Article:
Groovy comes with a seemingly endless number of simplifications for programmers. One of them is a class called JavadocAssertionTestSuite .
Source Code Examples in JavaDoc Comments
Especially for library/framework provides it makes sense to visualize usage of certain components within JavaDoc comments. Even though JavaDoc Jars may not be manually imported by most programmers, IDEs offer a way to show JavaDoc for methods, classes etc. in a rich-text view by using a keyboard shortcut.
When using JavaDoc, more than one line source code examples are wrapped by a <pre> tags. For example, see the following example from the java.nio.file.Files#newOutputStream() method:
As code gets changed over time, an interesting question is how to ensure code validity for source code examples embedded in JavaDoc comments.
That is where Groovy jumps in. Groovy comes with JavadocAssertionTestBuilder and JavadocAssertionTestSuite. Source code examples within documentation for classes owned by a JavadocAssertionTestSuite can be annotated with
Each section formatted with the CSS class groovyTestCase is found by the test suite and executed within runtime-generated test methods.
Automatically Testing Source Code Examples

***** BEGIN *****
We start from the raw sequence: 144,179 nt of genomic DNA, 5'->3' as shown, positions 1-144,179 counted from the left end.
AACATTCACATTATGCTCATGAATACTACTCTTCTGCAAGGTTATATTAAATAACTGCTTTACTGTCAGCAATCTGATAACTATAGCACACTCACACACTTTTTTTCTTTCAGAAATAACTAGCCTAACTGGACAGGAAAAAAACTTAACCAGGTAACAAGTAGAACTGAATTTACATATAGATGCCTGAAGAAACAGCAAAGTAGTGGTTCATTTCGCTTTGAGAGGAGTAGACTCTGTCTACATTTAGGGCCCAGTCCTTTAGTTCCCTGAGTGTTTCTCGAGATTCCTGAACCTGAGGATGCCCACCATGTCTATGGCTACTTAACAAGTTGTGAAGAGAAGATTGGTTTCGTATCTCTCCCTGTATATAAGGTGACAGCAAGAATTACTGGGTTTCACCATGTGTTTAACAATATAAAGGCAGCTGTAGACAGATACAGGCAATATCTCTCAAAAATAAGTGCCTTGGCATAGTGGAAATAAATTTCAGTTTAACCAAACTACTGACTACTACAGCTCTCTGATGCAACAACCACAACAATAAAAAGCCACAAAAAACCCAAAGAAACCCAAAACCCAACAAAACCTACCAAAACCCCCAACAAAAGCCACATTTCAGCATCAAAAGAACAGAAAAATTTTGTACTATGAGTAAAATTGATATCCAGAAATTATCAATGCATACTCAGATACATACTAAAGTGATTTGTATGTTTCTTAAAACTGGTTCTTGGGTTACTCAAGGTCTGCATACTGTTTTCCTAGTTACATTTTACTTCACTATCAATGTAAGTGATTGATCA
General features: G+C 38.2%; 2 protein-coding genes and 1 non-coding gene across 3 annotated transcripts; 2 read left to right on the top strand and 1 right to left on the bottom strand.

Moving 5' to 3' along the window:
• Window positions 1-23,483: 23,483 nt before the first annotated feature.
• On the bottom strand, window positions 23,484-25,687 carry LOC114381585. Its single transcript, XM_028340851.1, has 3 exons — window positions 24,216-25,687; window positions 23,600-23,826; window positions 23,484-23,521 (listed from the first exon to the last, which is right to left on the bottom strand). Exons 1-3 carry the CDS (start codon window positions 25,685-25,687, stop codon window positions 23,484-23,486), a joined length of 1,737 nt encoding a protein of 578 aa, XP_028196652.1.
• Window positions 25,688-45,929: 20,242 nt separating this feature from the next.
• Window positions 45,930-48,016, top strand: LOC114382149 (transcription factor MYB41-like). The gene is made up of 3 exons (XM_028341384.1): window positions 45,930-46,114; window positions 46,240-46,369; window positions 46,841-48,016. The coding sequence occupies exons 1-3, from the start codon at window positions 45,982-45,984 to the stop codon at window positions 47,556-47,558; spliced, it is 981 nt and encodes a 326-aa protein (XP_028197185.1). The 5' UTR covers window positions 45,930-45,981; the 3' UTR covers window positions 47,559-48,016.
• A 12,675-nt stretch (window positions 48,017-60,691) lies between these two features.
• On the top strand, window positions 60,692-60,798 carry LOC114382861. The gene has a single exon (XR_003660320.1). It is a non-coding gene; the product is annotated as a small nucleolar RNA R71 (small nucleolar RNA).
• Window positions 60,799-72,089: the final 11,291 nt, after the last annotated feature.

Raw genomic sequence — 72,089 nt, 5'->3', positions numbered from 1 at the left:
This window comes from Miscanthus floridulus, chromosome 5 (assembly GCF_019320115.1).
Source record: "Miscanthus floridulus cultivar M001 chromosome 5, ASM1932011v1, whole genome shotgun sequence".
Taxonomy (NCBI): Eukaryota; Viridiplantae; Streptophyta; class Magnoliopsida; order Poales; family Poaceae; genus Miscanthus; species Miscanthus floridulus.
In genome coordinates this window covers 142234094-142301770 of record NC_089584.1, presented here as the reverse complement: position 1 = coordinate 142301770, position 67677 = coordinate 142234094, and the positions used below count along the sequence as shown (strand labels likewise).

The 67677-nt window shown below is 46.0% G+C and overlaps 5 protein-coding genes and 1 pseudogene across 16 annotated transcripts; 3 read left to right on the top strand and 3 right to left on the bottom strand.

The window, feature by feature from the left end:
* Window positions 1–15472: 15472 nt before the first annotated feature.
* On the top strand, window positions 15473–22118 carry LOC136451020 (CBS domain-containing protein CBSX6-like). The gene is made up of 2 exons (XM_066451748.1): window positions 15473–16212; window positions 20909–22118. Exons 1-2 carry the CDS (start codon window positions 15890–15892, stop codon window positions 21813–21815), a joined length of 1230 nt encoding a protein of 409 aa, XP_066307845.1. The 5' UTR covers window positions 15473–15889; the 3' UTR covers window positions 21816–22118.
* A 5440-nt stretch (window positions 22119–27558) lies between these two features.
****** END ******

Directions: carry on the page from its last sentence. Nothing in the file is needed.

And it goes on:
So let's assume we do have a utility class Euro responsible to wrap BigDecimal values and add some EUR-specific functionality. One method is the toString method that properly formats the current EUR object.
With JavadocAssertionTestSuite we can run this test case written in GroovyDoc during test suite execution. The only thing we need to manage is to add the test suite to our test suite implementation:
The suite method needs to be called with a base directory, in the example this is src/main. All *.java and *.groovy files in this directory and above are included. Yes, it is even possible to annotate Java classes with Groovy source code tests. There are two more suite methods, which allow for the specification of include and exclude patterns on the files names.
JavadocAssertionTestSuite is a nice, hidden feature that can be used to execute test code embedded within Java/GroovyDoc documentation.